But what I find has kept my playing from sounding like an anachronism are these;

    - getting an active 5 string and "modern" sounding amps
    - playing nu metal, trip hop, and drum n' bass, bass parts because they are beat-focused rather than note or line-focused like the Jack Bruce or fusion heydays. Many of them seem absolutely moronic compared to the stuff we cut our teeth on, but they help me stay relevant, stylistically, even though my club band doesn't play those styles. Unwavering consonance ain't cool today. Besides, simple can be complex sometimes. Being a pulse is more valued than virtuosity in today's popular marketplace. IMO, if you like to play those mega-note running lines, country is the place. Many of those guys are flat out rock n' roll animals!
    - growing up in St. Louis in the 60's and 70's, I was fed a heavy diet of Motown and Stax/Volt. If you are so inclined and haven't done so, I encourage you to lay into some of that, like Jamerson and any of James Brown's bassists. Those simple lines still sound fresh with something contemporary laid over the top of them.

    Without those elements, I doubt I'd get past an audition these days. could just wait, because you know it'll all come round again :D
  5. Hmm. OK.

    Y'know, part of the problem has to be that I just don't listen to music. I mean I just don't.

    I never have the radio on in the car, I never listen to it @ home, I don't go out to see bands, I don't etc etc.

    Rick, you mentioned a few musical styles. I've just no idea about the differences between them. I'd not heard of SKA until a few weeks ago, I can't distinguish between House, Garage, Hiphop, nu metal, and so on.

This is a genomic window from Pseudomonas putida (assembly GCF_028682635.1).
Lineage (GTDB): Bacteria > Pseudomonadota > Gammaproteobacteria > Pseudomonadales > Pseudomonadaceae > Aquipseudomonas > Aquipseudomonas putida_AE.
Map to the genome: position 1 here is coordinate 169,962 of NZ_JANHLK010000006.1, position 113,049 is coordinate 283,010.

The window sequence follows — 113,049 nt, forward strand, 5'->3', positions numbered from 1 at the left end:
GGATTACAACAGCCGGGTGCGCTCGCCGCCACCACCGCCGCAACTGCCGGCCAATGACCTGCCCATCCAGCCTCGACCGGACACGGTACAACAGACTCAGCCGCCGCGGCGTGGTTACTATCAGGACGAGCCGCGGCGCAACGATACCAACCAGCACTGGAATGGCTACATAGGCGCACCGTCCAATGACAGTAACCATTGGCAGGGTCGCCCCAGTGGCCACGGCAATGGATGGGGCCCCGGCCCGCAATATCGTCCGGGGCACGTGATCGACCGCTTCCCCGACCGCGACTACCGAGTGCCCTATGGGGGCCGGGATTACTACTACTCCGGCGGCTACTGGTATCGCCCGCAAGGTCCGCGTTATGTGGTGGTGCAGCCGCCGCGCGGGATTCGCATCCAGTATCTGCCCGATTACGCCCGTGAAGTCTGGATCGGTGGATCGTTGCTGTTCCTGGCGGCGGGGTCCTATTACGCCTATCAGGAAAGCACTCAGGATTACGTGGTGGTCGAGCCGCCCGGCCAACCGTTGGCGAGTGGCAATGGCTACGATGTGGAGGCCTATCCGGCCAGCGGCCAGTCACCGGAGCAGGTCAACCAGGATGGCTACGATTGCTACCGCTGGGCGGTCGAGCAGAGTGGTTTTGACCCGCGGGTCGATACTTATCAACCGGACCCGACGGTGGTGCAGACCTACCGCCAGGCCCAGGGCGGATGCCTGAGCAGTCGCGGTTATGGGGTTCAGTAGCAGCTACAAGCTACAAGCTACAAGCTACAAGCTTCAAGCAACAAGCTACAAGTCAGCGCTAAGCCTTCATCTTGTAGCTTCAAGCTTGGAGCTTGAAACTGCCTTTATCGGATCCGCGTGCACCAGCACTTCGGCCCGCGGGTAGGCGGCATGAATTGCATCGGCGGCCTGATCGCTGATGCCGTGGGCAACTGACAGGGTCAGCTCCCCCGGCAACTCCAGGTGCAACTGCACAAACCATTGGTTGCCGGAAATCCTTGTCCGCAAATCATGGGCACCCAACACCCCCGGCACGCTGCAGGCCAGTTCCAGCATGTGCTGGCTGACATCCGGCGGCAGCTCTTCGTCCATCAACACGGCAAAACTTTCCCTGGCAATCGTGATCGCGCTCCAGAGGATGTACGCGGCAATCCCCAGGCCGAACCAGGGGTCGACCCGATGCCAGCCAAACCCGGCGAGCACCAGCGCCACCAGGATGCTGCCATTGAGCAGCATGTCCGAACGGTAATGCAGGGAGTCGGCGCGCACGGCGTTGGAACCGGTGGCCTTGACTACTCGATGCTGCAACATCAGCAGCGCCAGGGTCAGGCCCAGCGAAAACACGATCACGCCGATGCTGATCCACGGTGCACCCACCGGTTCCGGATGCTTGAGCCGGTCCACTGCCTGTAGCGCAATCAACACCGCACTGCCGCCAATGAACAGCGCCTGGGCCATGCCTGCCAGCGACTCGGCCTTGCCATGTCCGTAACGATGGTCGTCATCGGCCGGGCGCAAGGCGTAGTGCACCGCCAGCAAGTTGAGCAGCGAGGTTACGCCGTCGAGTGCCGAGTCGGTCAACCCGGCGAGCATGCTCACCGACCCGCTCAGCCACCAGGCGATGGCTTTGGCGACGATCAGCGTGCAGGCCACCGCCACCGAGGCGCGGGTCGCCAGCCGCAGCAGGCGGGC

Bruce, I never realised that slap and so on was now considered a bit :eek:

    Rick, why does a 5 help you? As for the amp I use an old HH combo (1X18) with this Bass Collection 4. To be honest the whole setup sounds a bit cr*p.

    Oooooh, dear, I'm not sure whether im now in more or less of a mess :confused: :confused:

  6. brianrost

    brianrost Gold Supporting Member

    Apr 26, 2000
    Boston, Taxachusetts
    Look at it this way:

    Are you gigging? If so, you have no call for that stuff because if you did, you would have learned it already.

    I can't do any of that stuff and I'm working 4 nights a week.
  7. Bruce Lindfield

    Bruce Lindfield Unprofessional TalkBass Contributor Gold Supporting Member In Memoriam

    Well we are talking about England here - which is as far as John narrows it down! ;)

    Over here there aren't anything like the variety of options that people from the US talk about.

    "Dance Clubs" if such a thing can be said to exist in the UK do not have live musicians - full stop end of story - they have DJs. I live in what is considered to be one of the liveliest places in Britain for clubs etc.

    Dance clubs and live venues are never mixed and the audiences are very distinct.

    As to playing slap/pop - in the UK this is defintely associated with the 80s and Level 42, Shakatak, Jazz Funk - even Jamiroquai get put down for this and is one of the reasons they ditched Stuart Zender - no live bass in Dance music.